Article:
Youth Hostel Vianden, Conny Gengler 3, montée du Château, ☎ . Part of the Luxembourg Youth Hostels chain, this place has decent dorms and a few private rooms. There's a small common area and an extra lounge in the basement. Both breakfast only and full board are available. It's located in an old mansion not far from the castle. Rooms were renovated in 2004. From €20 for a dorm bed.
Hotel Heintz, 55, Grand Rue, ☎ . The service is great in this well-maintained, family-run hotel. It's a quaint little place with about 30 good rooms. The ones on the south side of the building have little balconies. The back garden terrace is very pleasant and although there's no restaurant, they serve drinks for guests and a good breakfast in the morning. Note that the hotel closes in low season, between November and April. Private parking costs €7 for a day. From €65 for a double, breakfast €8.50.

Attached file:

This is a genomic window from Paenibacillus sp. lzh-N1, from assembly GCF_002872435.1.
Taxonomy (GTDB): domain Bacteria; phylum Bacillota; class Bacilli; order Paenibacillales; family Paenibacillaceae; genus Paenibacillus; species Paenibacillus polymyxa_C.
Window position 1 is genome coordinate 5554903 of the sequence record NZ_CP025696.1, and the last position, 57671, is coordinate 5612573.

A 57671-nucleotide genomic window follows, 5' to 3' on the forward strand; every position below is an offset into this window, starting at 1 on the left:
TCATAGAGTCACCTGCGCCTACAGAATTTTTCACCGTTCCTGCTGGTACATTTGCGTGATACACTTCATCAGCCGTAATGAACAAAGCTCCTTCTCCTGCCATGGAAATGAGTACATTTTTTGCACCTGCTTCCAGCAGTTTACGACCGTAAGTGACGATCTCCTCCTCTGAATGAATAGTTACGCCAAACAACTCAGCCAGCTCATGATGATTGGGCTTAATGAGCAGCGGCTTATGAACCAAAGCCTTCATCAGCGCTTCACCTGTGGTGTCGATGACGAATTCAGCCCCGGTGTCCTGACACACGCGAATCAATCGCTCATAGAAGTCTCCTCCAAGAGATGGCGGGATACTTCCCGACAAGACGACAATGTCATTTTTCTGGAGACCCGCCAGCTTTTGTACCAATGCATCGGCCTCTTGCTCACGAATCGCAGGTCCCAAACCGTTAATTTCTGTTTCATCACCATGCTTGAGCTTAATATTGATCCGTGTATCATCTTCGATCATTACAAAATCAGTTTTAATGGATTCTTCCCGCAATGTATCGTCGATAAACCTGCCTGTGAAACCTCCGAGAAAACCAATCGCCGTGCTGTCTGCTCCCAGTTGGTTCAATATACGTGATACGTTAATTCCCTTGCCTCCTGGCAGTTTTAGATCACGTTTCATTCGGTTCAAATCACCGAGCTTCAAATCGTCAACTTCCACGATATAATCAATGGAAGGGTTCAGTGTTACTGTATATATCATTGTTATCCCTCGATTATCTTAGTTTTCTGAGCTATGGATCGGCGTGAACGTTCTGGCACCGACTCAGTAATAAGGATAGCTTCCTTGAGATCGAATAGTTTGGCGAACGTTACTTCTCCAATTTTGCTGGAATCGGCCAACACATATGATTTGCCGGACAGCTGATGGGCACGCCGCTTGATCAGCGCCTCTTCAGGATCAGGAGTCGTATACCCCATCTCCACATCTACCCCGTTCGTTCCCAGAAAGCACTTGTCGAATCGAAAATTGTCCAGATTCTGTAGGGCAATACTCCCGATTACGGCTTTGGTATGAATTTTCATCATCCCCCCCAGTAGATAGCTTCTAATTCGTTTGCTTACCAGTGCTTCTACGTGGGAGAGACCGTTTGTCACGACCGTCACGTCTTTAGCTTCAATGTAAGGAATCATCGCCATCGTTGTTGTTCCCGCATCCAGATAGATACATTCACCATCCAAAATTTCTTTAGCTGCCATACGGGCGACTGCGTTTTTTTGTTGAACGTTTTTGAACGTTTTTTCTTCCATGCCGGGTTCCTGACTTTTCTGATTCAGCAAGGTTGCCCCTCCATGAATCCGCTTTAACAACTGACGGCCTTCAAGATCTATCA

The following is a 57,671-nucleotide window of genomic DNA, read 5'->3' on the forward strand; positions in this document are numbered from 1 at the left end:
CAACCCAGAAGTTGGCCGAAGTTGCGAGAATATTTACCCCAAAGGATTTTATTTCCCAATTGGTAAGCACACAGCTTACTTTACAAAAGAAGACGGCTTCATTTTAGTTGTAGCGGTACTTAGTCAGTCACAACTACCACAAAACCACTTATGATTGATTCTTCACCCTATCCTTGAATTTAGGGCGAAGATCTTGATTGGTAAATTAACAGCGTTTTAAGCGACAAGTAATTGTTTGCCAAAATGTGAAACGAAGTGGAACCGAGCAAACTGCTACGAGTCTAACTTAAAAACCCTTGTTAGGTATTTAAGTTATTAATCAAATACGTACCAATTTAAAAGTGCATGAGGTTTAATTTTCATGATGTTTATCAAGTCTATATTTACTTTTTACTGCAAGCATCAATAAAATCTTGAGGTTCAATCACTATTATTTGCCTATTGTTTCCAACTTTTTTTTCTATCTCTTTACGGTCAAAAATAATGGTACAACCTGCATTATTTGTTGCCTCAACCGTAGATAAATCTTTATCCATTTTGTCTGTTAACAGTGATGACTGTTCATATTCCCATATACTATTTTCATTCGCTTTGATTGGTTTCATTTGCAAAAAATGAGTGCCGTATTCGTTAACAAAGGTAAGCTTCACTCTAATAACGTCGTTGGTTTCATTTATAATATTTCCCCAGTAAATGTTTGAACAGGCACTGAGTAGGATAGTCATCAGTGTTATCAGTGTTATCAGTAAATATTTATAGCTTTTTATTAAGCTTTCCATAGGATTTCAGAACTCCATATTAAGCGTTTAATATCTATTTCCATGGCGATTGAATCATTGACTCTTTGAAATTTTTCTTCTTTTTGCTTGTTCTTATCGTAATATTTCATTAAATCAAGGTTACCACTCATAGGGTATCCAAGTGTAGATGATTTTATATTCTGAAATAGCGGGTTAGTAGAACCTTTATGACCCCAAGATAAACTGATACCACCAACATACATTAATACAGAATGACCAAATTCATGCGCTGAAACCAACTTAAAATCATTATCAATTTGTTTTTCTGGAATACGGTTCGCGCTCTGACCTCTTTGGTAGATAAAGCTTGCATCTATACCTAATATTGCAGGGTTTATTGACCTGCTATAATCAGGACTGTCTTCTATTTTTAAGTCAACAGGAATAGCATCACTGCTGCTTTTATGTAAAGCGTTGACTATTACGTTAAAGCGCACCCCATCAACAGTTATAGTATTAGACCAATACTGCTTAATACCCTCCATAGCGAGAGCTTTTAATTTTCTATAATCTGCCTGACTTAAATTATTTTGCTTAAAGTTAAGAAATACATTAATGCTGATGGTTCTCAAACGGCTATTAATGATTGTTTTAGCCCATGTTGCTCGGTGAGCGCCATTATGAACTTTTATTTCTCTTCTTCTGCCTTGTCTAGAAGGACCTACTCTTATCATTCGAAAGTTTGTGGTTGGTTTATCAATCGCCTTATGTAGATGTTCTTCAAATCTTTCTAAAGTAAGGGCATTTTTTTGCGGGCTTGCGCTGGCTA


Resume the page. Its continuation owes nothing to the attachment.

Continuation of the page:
Hotel Belle Vue, 3, Rue de la Gare, ☎ . A modern, eco-friendly and attractive hotel with facilities including a nice pool, free sauna and free parking. Rooms are good value for money with a choice between standard 3 star rooms and 4 star ones with balconies. €41/€65 for standard double of luxury suite with balcony for 2. Lower rates in low season and for singles..
Auberge Aal Veinen, 114 Grand-Rue, ☎ . In a 300+ year old building on the main street, this characteristic hotel has modern rooms and plenty of charm. The old walls are thin so bring some earplugs if you're a light sleeper, but otherwise this is great place. The downstairs restaurant serves fine meats grilled over open fire. €80 for a double.